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冠達快運 / China / Health

TCM veterinarians help give pets new lease on life

By WU YONG in Shenyang | China Daily | Updated: 2020-09-08 07:22
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A vet treats a pet dog at Shennong-Wellhope Animal Hospital in Shenyang, Liaoning province, in August. [Photo by Wu Yong/China Daily]

A traditional Chinese medicine veterinarian carefully places a gray dog-a schnauzer-on a bed, disinfects fissures on three paws and begins an acupuncture procedure.

Niuniu, the dog, is 10 years old and has been hospitalized for 10 days for inflammation of the left hip, which causes pain and influences its walking.

"This is when traditional Chinese medicine can play a role," said Guo Yang, a vet at Shennong-Wellhope Animal Hospital, who is also a lecturer in animal husbandry and veterinary medicine at Shenyang Agricultural University.

Guo has been doing this for 15 years and has helped more than 200 dogs and cats troubled by nerve damage that brought pain, paralysis, inflammation and walking difficulties.

China has a TCM veterinary history of more than 1,000 years of treating horses, pigs, sheep and other animals, including dogs.

Demand has risen in recent years for TCM veterinarians committed to improving the health of pets-mainly cats and dogs-along with the nation's economic growth, according to Li Daibing, director of the pet diagnosis and treatment branch of the Chinese Veterinary Medical Association.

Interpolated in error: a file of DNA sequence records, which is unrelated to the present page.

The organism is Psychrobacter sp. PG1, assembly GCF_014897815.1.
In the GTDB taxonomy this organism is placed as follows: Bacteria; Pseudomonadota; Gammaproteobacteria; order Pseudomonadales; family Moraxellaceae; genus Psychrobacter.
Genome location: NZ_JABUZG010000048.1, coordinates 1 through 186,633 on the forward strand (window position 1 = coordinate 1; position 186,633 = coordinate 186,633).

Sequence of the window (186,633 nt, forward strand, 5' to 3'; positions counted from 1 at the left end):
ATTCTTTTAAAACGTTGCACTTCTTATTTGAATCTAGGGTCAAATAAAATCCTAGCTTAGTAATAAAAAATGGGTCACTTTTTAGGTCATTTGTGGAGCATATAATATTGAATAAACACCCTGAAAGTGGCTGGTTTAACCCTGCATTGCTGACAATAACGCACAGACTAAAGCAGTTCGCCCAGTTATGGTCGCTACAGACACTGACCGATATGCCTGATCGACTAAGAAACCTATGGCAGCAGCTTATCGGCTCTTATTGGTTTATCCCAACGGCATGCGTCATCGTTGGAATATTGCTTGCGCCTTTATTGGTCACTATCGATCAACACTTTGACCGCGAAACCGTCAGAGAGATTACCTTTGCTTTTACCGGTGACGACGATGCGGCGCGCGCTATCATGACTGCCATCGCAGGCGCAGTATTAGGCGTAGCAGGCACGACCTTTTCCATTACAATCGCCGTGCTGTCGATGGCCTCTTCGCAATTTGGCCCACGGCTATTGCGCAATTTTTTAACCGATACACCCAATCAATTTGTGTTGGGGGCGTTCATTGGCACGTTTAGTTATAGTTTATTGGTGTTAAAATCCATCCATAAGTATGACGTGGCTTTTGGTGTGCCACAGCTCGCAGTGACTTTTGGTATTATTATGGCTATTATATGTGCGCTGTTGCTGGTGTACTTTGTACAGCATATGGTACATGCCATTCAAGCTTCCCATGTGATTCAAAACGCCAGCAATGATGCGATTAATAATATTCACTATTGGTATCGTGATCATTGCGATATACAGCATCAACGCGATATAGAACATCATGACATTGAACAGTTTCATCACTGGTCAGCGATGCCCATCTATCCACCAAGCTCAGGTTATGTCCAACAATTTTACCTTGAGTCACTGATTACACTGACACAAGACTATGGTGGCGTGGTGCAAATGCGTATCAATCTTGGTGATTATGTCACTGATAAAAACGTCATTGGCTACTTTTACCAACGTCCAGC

"In fact, it's much more difficult to treat pets than humans because our patients can't talk," Guo said.

Guo remembers the first time he used TCM to treat a pet dog years ago. A friend of his sought help because the hind legs of his dog were paralyzed and no other vet had been able to help.

"After 10 acupuncture treatments, it stood up again on the very evening when the heartbroken owner had planned to put it down. I still remember the dog running happily and the owner's big smile," said Guo.

The first and biggest challenge in treating pets is communication, he said.

"A TCM vet spends a lot of time in advance with the owners to learn everything possible about the pets, including things such as changes in its diet and excretion, and the condition of its eyes, ears, skin and hair," he said.

It involves observing, listening, questioning and feeling the pulse-the same four steps of diagnosis as for humans. The animal hospital also offers advanced tests, such as computerized tomography and magnetic resonance imaging, as well as blood tests.

"It is all about the health of the pets," Guo said. "TCM does not reject modern technology. We believe that by improving an animal's immunity, it can become stronger and heal by itself."

Because animals cannot speak and their symptoms vary, vets must be patient and draw from clinical experience to judge what is wrong, Guo said, while inserting acupuncture needles into Niuniu.

"Each pet is different. As you see, a schnauzer is sturdier than a poodle. Niuniu hardly barks during treatment and even seems to be enjoying the acupuncture."

It took Guo almost 10 minutes to place the needles in the dog. He then used a delicate electrical instrument to stimulate the corresponding nerves. Acupuncture can stimulate the release of natural analgesic substances to relieve pain.

Unlike Western-style vets, TCM vets do not use oral painkillers. The side effects of certain drugs can damage a dog's liver or kidneys.

Niuniu's owner, a man surnamed Han, said the animal's hind legs became paralyzed two months ago. But Niuniu can now move slowly after six weeks of treatment.

Experts say traffic accidents, aging and hereditary factors are the main causes of pet mobility problems.

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